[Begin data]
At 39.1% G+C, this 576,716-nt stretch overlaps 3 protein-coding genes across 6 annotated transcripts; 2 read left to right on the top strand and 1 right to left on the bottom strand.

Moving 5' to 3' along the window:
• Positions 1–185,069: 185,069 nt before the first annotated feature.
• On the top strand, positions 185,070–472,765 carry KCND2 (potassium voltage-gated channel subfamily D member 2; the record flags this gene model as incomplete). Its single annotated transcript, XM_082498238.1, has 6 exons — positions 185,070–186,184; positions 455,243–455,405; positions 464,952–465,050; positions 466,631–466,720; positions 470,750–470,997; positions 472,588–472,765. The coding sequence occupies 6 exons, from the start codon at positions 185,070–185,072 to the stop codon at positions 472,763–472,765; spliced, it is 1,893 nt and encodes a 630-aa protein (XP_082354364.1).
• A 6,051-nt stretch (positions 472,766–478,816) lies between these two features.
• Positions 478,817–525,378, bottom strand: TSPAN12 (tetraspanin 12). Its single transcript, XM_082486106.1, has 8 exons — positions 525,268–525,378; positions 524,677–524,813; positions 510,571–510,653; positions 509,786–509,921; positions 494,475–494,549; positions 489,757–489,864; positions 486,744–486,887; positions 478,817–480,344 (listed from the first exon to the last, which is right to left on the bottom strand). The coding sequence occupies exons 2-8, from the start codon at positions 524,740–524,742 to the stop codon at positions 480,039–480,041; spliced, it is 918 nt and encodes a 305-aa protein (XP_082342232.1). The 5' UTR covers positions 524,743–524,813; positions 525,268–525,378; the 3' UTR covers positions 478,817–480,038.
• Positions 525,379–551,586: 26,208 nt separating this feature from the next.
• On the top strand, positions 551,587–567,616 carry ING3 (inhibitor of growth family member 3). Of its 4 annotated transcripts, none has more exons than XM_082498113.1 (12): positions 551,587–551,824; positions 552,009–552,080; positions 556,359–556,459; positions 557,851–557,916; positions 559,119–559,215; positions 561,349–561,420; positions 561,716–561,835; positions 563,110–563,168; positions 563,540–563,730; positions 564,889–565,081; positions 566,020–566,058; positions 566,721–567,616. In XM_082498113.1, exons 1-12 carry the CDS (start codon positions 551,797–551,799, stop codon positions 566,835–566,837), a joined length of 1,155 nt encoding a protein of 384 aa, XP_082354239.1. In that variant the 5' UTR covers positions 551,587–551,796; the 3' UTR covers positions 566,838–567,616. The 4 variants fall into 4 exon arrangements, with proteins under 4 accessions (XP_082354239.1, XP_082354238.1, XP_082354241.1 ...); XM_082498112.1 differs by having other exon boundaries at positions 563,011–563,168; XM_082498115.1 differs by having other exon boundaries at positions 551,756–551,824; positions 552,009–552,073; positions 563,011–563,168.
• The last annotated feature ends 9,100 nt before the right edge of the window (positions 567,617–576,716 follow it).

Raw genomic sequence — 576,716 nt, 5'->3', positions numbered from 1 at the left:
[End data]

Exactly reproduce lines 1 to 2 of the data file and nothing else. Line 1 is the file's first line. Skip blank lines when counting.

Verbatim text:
At 39.1% G+C, this 576,716-nt stretch overlaps 3 protein-coding genes across 6 annotated transcripts; 2 read left to right on the top strand and 1 right to left on the bottom strand.

Moving 5' to 3' along the window: